Of 74 patients with AMI, 27.0% were diabetic, 9.5% were prediabetes, and 63.5% were nondiabetic, as shown in [Figure 6]a. It was observed that the prevalence of diabetes was higher in female patients with AMI as compared to male patients, as shown in [Figure 6]b. Furthermore, we determined the prevalence of HbA1c in AMI patients among various age groups. As shown in [Table 3], the prevalence of diabetes was higher in older age groups, particularly in female patients with AMI in 50–59 years' (21.7%), 60–69 years' (13.0%), and 70–79 years' (4.3%) age groups as compared to male patients with AMI.
|Figure 6: Diabetes mellitus risk factor in acute myocardial infarction patients. (a) Prevalence of Diabetes mellitus among acute myocardial infarction patients. (b) Prevalence of DB risk factor according to gender of acute myocardial infarction patients|
Click here to view
|Table 3: Prevalence of HbA1C% level in AMI patients according to gender and age|
Click here to view
The prevalence of smoking habit was high among AMI patients. Out of 74 patients with AMI, 36 (48.6%) were current smokers, 28 (37.8%) were nonsmokers, and 10 (13.5%) were prior smokers, as described in [Figure 7]a.
|Figure 7: Prevalence of smoking status in patients with coronary artery disease in relation to gender. (a) Prevalence of smoking risk factor in acute myocardial infarction patients. (b) Prevalence of smoking risk factor in acute myocardial infarction patients in relation to gender. (c) Prevalence of smoking risk factor in acute myocardial infarction patients in relation to age|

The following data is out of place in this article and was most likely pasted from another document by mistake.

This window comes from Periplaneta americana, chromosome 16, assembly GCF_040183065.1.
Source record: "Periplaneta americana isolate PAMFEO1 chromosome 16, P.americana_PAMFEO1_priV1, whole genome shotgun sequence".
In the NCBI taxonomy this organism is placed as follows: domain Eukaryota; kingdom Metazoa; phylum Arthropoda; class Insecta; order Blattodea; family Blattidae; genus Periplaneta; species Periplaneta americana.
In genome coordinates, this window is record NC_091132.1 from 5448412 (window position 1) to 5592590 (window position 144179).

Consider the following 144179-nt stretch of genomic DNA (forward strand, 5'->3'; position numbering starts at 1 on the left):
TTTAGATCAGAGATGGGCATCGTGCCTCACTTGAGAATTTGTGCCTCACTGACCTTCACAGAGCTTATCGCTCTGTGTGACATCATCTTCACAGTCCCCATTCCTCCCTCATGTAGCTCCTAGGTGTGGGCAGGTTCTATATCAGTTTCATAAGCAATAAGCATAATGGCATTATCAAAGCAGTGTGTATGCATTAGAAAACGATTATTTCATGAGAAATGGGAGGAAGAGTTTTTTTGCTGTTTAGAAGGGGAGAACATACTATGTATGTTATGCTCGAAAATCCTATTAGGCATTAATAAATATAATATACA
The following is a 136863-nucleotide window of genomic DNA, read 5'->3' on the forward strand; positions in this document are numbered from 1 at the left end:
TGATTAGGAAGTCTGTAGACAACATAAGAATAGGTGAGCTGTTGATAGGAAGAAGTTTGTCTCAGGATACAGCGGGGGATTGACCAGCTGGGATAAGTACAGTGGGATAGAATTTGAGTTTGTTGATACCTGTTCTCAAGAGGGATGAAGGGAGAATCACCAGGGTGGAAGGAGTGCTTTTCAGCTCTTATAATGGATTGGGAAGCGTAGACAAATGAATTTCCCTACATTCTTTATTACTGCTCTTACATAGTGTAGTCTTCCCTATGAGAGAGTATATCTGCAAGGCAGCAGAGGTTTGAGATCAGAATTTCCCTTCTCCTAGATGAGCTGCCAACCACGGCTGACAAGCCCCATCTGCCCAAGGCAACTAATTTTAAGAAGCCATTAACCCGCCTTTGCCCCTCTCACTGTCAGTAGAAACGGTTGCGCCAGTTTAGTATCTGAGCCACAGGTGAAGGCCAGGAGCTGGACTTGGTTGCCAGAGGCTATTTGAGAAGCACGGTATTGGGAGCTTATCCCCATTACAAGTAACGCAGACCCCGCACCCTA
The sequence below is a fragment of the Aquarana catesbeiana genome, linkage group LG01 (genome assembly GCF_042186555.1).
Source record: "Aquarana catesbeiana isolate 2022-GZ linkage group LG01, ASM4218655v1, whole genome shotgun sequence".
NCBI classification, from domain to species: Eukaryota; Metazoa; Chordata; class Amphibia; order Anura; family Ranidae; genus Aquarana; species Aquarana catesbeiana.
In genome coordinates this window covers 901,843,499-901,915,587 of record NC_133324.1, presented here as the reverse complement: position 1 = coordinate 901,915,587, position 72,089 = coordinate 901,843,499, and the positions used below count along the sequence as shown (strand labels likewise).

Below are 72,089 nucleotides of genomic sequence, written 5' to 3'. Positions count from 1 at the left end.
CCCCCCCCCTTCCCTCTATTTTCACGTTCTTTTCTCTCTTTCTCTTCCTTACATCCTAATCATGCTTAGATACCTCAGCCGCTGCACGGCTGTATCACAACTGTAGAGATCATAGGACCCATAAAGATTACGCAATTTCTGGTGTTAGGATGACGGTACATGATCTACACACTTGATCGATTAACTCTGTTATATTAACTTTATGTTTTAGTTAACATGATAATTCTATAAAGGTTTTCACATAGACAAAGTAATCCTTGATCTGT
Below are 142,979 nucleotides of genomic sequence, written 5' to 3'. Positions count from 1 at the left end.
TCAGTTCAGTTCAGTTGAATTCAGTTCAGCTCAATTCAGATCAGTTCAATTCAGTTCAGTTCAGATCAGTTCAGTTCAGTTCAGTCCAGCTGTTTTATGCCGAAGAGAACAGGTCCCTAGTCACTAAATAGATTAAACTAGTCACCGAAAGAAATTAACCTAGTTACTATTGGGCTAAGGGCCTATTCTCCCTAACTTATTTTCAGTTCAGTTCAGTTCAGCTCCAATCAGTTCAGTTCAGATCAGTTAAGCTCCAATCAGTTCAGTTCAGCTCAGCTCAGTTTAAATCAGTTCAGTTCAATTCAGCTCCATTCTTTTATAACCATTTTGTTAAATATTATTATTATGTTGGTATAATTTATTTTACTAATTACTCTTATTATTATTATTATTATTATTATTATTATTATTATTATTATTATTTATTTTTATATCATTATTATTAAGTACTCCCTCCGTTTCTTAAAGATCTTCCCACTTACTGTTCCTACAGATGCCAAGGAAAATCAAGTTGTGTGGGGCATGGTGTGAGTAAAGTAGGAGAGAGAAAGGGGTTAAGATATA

Click here to view
The prevalence rate of smoking was higher in male AMI patients (52.9%) as compared to those in female AMI patients (39.1%), as shown in [Figure 7]b.
In relation to age groups of AMI patients, it was observed that the prevalence of smoking was the highest in the age group of 60–69 years (30.6%), as compared to those patients in other age groups, as described in [Figure 7]c.
Furthermore, the associations of smoking with conventional risk factors (hyperlipidemia, diabetes, and hypertension) were determined among AMI patients. As described in [Figure 8], smokers with AMI had higher prevalence rates of hyperlipidemia, diabetes, and hypertension, as compared to nonsmokers or prior smokers.